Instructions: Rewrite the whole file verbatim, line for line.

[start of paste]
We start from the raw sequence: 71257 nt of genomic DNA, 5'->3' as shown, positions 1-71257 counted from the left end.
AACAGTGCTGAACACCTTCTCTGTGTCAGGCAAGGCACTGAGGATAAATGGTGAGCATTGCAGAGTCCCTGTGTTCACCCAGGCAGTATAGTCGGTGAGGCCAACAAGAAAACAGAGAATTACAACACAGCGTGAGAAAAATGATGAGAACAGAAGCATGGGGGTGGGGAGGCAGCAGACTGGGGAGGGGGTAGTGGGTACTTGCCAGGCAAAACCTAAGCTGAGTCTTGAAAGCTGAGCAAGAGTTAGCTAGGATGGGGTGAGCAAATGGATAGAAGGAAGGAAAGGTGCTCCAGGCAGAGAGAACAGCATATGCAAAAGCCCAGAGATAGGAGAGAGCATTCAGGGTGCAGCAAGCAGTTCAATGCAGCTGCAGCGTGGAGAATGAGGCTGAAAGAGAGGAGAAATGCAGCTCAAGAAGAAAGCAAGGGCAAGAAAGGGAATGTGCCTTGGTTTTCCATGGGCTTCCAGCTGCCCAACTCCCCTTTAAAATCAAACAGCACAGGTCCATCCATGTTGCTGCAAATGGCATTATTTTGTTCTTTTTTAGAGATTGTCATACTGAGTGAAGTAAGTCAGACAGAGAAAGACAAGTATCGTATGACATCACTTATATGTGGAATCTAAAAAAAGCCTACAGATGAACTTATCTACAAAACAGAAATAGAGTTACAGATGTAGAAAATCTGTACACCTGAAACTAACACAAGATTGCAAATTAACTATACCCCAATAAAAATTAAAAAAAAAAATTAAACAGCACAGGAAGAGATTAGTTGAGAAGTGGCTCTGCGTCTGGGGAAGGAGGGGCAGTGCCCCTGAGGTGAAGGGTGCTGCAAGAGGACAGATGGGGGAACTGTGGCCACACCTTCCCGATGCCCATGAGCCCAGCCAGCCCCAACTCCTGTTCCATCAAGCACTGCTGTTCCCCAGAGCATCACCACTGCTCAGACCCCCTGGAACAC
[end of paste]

We start from the raw sequence: 71257 nt of genomic DNA, 5'->3' as shown, positions 1-71257 counted from the left end.
AACAGTGCTGAACACCTTCTCTGTGTCAGGCAAGGCACTGAGGATAAATGGTGAGCATTGCAGAGTCCCTGTGTTCACCCAGGCAGTATAGTCGGTGAGGCCAACAAGAAAACAGAGAATTACAACACAGCGTGAGAAAAATGATGAGAACAGAAGCATGGGGGTGGGGAGGCAGCAGACTGGGGAGGGGGTAGTGGGTACTTGCCAGGCAAAACCTAAGCTGAGTCTTGAAAGCTGAGCAAGAGTTAGCTAGGATGGGGTGAGCAAATGGATAGAAGGAAGGAAAGGTGCTCCAGGCAGAGAGAACAGCATATGCAAAAGCCCAGAGATAGGAGAGAGCATTCAGGGTGCAGCAAGCAGTTCAATGCAGCTGCAGCGTGGAGAATGAGGCTGAAAGAGAGGAGAAATGCAGCTCAAGAAGAAAGCAAGGGCAAGAAAGGGAATGTGCCTTGGTTTTCCATGGGCTTCCAGCTGCCCAACTCCCCTTTAAAATCAAACAGCACAGGTCCATCCATGTTGCTGCAAATGGCATTATTTTGTTCTTTTTTAGAGATTGTCATACTGAGTGAAGTAAGTCAGACAGAGAAAGACAAGTATCGTATGACATCACTTATATGTGGAATCTAAAAAAAGCCTACAGATGAACTTATCTACAAAACAGAAATAGAGTTACAGATGTAGAAAATCTGTACACCTGAAACTAACACAAGATTGCAAATTAACTATACCCCAATAAAAATTAAAAAAAAAAATTAAACAGCACAGGAAGAGATTAGTTGAGAAGTGGCTCTGCGTCTGGGGAAGGAGGGGCAGTGCCCCTGAGGTGAAGGGTGCTGCAAGAGGACAGATGGGGGAACTGTGGCCACACCTTCCCGATGCCCATGAGCCCAGCCAGCCCCAACTCCTGTTCCATCAAGCACTGCTGTTCCCCAGAGCATCACCACTGCTCAGACCCCCTGGAACAC